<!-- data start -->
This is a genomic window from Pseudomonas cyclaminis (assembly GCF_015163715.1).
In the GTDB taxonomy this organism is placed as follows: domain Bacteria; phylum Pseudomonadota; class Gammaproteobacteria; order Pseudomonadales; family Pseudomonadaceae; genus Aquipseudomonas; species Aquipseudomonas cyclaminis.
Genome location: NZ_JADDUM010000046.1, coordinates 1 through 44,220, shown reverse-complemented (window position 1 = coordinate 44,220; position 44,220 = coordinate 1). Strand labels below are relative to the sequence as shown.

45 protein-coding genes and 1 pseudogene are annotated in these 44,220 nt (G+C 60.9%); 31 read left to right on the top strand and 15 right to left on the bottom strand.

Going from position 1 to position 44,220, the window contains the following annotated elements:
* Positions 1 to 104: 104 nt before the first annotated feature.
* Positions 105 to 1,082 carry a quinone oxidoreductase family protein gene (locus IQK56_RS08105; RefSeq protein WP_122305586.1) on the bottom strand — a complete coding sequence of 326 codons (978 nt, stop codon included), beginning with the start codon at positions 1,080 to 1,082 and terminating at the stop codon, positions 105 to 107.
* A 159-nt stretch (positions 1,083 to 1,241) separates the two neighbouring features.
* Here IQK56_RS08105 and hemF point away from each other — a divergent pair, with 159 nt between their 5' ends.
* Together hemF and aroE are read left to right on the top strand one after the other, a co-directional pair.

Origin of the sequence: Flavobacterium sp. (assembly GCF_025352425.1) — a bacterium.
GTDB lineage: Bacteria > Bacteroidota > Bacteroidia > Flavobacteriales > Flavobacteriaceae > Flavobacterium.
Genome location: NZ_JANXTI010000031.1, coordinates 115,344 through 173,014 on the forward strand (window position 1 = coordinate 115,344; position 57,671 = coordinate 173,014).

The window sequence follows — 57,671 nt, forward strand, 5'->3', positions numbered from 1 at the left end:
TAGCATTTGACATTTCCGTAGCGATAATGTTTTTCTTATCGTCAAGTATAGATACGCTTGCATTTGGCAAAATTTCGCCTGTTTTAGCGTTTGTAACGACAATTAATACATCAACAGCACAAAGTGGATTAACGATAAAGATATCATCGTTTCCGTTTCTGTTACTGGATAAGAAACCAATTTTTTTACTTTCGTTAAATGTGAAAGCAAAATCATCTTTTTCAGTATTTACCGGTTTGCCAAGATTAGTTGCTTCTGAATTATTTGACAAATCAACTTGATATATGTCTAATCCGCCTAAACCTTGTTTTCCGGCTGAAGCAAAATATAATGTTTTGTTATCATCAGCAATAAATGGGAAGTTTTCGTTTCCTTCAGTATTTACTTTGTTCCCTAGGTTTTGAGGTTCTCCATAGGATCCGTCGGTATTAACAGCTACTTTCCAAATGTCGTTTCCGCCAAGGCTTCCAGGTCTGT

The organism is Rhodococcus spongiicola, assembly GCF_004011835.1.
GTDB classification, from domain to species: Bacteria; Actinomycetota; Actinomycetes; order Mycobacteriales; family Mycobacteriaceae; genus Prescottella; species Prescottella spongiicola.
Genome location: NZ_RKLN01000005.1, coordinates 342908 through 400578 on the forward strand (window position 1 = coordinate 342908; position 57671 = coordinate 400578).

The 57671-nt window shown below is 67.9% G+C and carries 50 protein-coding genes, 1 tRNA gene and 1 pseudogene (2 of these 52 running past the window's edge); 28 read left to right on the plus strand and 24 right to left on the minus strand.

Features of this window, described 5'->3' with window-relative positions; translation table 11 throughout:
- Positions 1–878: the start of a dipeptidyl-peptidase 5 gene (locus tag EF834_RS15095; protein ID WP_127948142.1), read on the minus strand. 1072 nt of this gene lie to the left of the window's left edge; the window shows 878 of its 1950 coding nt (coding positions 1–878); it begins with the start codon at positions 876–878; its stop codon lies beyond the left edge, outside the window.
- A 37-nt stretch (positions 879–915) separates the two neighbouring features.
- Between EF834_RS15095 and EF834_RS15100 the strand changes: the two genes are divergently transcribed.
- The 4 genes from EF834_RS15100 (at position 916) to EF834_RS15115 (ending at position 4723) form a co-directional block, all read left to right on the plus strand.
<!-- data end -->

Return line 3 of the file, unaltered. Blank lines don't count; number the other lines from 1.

Genome location: NZ_JADDUM010000046.1, coordinates 1 through 44,220, shown reverse-complemented (window position 1 = coordinate 44,220; position 44,220 = coordinate 1). Strand labels below are relative to the sequence as shown.